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The Stepford Wives

1974       Katherine Ross

It wasn’t so long ago that the phrase, horror movie, conjured up traditional images ... monsters, vampires, King Kong grappling with Godzilla. But that’s changed now, thanks to such imaginative writers as Ira Levin. Levin’s most famous screen shocker was “Rosemary’s Baby,” in which an apartment house on Manhattan’s west side took on a menacing life of its own. Now, in THE STEPFORD WIVES, he uses a sleepy suburban village, packed with adoring and beautiful housewives, as a springboard for horror. Columbia Pictures’ THE STEPFORD WIVES, starring Katherine Ross, Paula Prentiss and Patrick O’Neal, It’s Levin’s conviction that the most frightening things around us are those which seem the most innocent. “Vampire movies are fun, but we know it’s make-believe, so we’re protected,” he explains. “How many of us ever expect to be trapped in a crumbling castle in Transylvania?” “But if you can make a necktie or a vacuum cleaner an object of horror, and set your nightmare in an everyday situation, then you really get under your audience’s skin.” Those who saw

“Rosemary’s Baby” will appreciate Levin’s necktie reference. In that macabre masterpiece, it was precisely that bit of haberdashery which brought about one of the tale’s most terrifying moments. Oddly enough, Levin’s first success as a writer wasn’t rooted in mystery. After emerging from the Army Signal Corps in the early 1950’s, he crafted the stage version of Mac Hyman’s novel, “No Time For Sergeants,” which introduced a young country comic named Andy Griffith. “The decision to write ‘No Time For Sergeants’ was made during my first week in the Army, when I found myself bent over double, picking up little scraps of paper on a general’s front lawn,” he recalls. It was immediately after the play’s success that Levin decided to delve into the macabre and he’s been at it ever since. His book about a baby-faced psychotic killer, “A Kiss Before Dying,” was quickly gobbled up for the screen. Then came “Rosemary’s Baby” and now the story of the strange sickness afflicting the townspeople of Step-ford. THE STEPFORD WIVES began as a daydream, he recalls. “What would it be like, I wondered, to be married to the perfect wife. The more I thought about it, the more I realized that it would be absolutely awful. Downright terrifying.” Out of such random thoughts are best-selling novels and movie shockers made. Bryan Forbes directed the film from a screenplay by William Goldman.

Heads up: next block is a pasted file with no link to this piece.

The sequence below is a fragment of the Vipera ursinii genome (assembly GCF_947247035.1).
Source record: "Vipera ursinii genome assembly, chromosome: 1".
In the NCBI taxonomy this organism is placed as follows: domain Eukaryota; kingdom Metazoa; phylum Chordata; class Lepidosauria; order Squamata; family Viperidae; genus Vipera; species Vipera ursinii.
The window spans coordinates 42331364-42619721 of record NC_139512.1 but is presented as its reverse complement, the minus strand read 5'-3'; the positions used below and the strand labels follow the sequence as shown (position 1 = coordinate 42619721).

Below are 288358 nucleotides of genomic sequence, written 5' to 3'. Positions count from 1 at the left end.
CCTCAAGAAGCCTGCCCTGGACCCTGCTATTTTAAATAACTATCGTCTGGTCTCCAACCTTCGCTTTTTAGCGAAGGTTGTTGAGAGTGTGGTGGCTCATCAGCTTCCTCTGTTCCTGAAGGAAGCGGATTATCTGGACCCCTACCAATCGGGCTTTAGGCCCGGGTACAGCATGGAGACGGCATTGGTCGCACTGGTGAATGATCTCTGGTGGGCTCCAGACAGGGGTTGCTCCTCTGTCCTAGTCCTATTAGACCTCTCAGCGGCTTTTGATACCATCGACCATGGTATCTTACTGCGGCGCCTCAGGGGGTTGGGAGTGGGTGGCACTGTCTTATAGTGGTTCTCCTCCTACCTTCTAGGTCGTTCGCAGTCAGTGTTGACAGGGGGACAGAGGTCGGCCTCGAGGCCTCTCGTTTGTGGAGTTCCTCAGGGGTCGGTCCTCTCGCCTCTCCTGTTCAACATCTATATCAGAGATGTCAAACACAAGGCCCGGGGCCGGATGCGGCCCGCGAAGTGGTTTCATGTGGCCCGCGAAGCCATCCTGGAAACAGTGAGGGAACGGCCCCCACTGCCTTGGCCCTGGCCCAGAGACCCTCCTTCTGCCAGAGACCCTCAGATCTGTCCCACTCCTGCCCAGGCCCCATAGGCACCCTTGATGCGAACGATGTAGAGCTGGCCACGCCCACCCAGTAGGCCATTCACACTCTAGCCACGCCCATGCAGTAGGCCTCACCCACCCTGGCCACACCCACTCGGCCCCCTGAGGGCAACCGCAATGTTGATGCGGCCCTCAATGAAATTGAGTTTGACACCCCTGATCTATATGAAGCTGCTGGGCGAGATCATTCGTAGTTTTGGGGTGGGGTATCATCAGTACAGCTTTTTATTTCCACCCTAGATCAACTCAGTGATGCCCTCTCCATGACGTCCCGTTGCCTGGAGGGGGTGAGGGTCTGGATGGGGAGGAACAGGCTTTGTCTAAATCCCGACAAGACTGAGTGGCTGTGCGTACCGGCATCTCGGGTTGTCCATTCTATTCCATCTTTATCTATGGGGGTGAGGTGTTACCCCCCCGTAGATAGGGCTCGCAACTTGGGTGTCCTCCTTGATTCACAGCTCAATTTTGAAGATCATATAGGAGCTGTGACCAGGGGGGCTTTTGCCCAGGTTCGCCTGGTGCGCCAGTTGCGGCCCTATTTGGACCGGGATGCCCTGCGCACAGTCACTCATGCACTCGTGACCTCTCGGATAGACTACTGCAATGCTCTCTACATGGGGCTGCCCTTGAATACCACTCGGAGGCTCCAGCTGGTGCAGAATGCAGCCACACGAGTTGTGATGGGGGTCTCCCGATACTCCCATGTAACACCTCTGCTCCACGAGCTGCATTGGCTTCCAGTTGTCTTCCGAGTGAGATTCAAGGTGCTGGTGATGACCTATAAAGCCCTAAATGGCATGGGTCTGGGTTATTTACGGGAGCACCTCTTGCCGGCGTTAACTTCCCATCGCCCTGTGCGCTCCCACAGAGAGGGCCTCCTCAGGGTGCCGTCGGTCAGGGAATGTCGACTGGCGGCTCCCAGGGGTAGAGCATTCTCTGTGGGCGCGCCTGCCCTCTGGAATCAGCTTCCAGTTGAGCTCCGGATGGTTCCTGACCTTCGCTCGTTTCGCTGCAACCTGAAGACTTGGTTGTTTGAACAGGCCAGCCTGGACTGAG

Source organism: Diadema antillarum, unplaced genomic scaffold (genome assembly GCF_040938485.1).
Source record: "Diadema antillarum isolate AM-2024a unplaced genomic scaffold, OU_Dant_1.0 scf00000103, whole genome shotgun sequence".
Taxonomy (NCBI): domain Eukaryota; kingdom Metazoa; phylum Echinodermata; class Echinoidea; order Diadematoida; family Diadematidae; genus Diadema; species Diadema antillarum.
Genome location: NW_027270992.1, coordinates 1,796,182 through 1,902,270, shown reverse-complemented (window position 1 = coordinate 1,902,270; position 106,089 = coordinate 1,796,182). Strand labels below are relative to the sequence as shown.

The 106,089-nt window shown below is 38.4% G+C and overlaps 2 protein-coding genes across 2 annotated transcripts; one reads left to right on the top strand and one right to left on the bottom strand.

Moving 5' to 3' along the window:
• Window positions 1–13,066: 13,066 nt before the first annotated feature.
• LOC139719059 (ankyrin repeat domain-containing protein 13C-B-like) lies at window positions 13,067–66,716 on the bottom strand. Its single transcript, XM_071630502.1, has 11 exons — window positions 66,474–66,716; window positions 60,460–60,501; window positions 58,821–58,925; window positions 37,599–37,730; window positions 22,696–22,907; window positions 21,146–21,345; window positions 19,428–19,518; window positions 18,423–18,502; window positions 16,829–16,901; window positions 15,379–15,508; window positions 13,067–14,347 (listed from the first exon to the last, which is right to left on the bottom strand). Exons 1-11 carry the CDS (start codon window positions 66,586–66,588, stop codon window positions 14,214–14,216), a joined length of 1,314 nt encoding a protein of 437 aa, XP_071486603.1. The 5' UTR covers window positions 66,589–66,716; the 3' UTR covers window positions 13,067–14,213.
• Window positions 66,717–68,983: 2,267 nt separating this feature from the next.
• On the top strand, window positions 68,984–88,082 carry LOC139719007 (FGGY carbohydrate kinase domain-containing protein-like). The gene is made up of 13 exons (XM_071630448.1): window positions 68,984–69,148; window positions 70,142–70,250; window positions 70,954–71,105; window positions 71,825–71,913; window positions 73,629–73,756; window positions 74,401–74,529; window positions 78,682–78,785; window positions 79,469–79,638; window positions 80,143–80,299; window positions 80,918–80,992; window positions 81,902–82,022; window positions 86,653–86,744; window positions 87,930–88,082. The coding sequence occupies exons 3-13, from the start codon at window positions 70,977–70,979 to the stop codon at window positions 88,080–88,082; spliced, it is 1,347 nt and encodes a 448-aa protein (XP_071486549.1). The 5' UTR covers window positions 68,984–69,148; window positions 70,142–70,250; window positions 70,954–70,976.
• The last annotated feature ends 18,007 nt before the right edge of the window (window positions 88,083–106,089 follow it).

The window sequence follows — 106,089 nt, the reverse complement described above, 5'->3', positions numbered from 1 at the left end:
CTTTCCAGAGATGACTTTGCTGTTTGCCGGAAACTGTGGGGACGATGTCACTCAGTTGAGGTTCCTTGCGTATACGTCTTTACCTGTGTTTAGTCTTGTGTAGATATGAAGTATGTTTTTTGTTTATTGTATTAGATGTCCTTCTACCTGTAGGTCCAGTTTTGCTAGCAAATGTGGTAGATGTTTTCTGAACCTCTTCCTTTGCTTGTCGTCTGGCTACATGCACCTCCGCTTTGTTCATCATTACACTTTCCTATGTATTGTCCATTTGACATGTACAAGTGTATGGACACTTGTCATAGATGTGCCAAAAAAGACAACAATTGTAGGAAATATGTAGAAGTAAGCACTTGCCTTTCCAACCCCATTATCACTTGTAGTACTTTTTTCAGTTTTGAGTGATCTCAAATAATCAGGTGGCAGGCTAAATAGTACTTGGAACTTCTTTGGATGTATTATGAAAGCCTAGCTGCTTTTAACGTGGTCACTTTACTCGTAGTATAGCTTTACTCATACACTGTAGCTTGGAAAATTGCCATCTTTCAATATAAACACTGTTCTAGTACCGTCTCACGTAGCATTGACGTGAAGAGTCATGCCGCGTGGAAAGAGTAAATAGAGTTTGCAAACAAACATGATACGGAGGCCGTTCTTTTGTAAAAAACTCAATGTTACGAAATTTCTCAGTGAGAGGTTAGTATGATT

A peaceful suburban community, in which the women are slavishly devoted to their men, is the setting for Columbia Pictures’ bizarre new motion nicture. THE STEPFORD WIVES, Adapted from Ira Levin’s best-selling novel, by William Goldman, THE STEPFORD WIVES was produced by Edgar J. Scherick for Palomar Pictures International and directed by Bryan Forbes. Like Levin’s other chillers, including “Rosemary’s Baby,” the focus is on the horror in what appear to be everyday events. In this case, it is the strange malaise which afflicts a small town, turning once-vigorous women into automatons. Among the “afflicted” women of Stepford are Katharine Ross, Paula Prentiss and Nanette Newman. Also starred are Peter Masterson and Patrick O’Neal as Dale Coba, suspected mastermind of the town’s diabolical affairs. Author Levin admits that his macabre concoction deals with wish fulfillment ... at its worst. “Almost every man, at some time, fantasizes a ‘perfect’ wife,” he pointed out. “But what a nightmare if he ever gets her.”

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1-Sheet 27x41 single-sided folded

The Stepford Wives

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